As of 17h00 on 21 April, the Western Cape has recorded 1068 confirmed cases of COVID-19 infection.
Sub Districts Cape Town Metro:
Sub Districts Non-Metro:
*Going forward, the data will be reported as at 17h00 on the previous day, rather than at midnight in order to allow more time to prepare the daily reports.
The Western Cape also recorded five new deaths yesterday. These include three men, aged 43, 49 and 79 and two women, aged 54 and 95 respectively. We send our condolences to all of their loved ones at this time.
The Western Cape has now officially recorded over 1000 COVID-19 infections since the first case was detected on 11 March. As the Western Cape Government and the Department of Health work around the clock to ensure that we are prepared for the peak of infection, every single resident has a role to play in stopping the spread. Hand washing, hygiene measures, keeping a physical distance of 1.5 metres and wearing a clean, cloth mask out in public are simple things we can all do that will ultimately pay huge dividends and help us to save lives.
The province has now also recorded its 20 000th test for COVID-19. Screening and testing are among the tools we can use to fight this pandemic, showing us where we need to concentrate our efforts. We thank all of those who have gone to get screened or tested, as well as the thousands of doctors, nurses and community health care workers who are part of our community screening and testing efforts.
We are however deeply concerned that the screening and testing teams continue to come under attack in communities. These teams are vital in our response to COVID-19 and any attack on them hinders our ability to respond effectively to this pandemic.
The Western Cape Government’s scenario planning shows that at its peak, the province expects approximately 80 000 people to be infected and symptomatic. About 90% of these will recover at home but we still anticipate a shortfall of 1000 beds in acute and 750 beds in critical care. We are planning field hospitals to account for the need for acute beds, but even in the best-case scenario and with private beds, we will have a shortfall in critical care beds, which is driven by a shortage in critical care nurses.
This is why it is so important that every person continues to play their part in flattening the curve, so that our healthcare system can manage with the increase in Covid-19 patients. Every single person has a role to play.
Comment from Health Minister, Nomafrench Mbombo:
In flattening the curve, we need your cooperation, government cannot do this alone. I cannot emphasize this enough, stay at home and leave your house only when necessary. When you enter a clinic, hospital, shop, office, petrol station, bus, or taxi or any other place there there are people, rub our hands with an alcohol-based hand-sanitizer and make sure that you keep distance between yourself and anyone else.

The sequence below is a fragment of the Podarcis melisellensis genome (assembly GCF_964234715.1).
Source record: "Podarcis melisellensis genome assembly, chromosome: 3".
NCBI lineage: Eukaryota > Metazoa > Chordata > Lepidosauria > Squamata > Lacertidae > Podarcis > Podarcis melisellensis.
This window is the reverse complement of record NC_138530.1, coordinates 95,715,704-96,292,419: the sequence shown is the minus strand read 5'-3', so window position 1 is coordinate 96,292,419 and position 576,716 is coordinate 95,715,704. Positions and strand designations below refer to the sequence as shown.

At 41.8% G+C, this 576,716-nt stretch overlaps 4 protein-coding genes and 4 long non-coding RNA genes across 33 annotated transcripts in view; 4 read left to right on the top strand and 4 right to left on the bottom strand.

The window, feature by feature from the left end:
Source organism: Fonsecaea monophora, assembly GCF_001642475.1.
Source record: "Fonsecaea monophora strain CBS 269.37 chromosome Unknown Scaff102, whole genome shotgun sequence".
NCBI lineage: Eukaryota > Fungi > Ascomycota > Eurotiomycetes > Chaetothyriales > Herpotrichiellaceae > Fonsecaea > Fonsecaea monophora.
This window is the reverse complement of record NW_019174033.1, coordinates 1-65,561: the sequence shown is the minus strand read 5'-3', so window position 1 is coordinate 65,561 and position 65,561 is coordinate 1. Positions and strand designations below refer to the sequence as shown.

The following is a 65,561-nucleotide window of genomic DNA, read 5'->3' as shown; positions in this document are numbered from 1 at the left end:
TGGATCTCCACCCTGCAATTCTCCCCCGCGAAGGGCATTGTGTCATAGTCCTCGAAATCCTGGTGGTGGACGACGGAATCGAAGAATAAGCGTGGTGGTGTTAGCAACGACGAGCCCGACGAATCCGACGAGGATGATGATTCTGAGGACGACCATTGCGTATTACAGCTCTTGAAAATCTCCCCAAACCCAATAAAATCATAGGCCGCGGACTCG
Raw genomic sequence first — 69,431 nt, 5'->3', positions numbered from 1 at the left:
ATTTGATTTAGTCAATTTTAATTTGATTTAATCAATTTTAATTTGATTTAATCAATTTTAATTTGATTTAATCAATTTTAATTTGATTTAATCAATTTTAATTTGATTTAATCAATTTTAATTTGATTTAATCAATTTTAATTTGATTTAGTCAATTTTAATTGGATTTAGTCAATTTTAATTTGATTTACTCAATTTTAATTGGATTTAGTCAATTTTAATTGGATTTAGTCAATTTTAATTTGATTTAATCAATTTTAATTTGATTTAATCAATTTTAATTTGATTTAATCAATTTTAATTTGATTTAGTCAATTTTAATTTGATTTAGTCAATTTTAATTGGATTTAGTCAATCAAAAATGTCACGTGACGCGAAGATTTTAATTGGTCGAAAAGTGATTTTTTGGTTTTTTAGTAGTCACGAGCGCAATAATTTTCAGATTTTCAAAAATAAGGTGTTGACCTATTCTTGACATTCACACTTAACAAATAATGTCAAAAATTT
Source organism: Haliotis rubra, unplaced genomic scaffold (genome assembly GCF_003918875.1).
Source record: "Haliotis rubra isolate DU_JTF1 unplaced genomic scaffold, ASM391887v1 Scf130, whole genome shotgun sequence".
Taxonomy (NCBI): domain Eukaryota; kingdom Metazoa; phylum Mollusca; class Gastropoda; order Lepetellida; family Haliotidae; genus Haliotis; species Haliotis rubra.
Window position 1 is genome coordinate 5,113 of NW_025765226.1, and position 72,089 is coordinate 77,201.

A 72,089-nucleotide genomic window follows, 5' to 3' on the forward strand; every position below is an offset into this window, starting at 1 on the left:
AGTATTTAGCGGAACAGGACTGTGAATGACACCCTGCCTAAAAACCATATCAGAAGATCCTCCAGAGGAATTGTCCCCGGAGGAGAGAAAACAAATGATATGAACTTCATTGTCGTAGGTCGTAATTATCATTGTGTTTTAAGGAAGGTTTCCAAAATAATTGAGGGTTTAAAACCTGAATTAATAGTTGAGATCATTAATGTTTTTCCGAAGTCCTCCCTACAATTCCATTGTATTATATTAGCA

It's the little things we do that will ensure we succeed in flattening this curve.
Response to President Cyril Ramaphosa’s announcements:
Last night, President Cyril Ramaphosa announced a R500 billion package of COVID-19 relief, including R20 billion towards the healthcare response and humanitarian relief including increases in the values of social grants, tax relief and support for businesses.
The COVID-19 pandemic has already resulted in huge economic pressure being placed on people across the country. As a result, we have seen a drastic increase in the number of families in the province who are unable to afford basic necessities like food and electricity.
The R200 billion loan scheme with the major banks will also allow companies in distress to continue to pay salaries and cover operational costs, thereby further helping to protect jobs.
We welcome these efforts to support our economy and vulnerable communities; but we also now need much more detail on how this will be executed going forward.
Today, the Western Cape cabinet also received a briefing from the Solidarity Fund, regarding their humanitarian and medical response across the country. The Solidarity Fund has been working with our disaster management teams in line with our efforts to map all the relief currently being offered in the province. We need a coordinated humanitarian relief approach so that no vulnerable person is left behind. We welcome their efforts to roll out relief quickly to those who need it most and we look forward to working together with them going forward.
Over the past few days, we have seen an increased number of incidents of looting and public violence. We are facing a major humanitarian crisis across South Africa, as the impact of the lock-down hits vulnerable people. This worries me tremendously, and we have taken a number of steps to help as much as possible. Thousands of NGOs and community based organisations are doing the same.
However, I must be crystal clear: breaking the law will not be tolerated.
Looting is criminal, and the stealing of food parcels, must be condemned in the strongest possible terms. We are already under extreme pressure to provide food and assistance to people, and criminal acts place even further pressure on us. Beyond this however, these thefts are hurting the poor and the hungry, who rely on those food parcels for their survival.
Parliamentary processes and oversight:
This week, the Western Cape Provincial Parliament will hold two virtual sittings- a meeting of the Ad Hoc Committee this afternoon where I, together with Minister Nomafrench Mbombo will be presenting the Western Cape Government’s response to COVID-19, as well as questions to the Premier on Thursday afternoon.
I welcome the efforts by the WCPP to provide transparent oversight and for upholding our democratic principals at this timeLast published 22 April 2020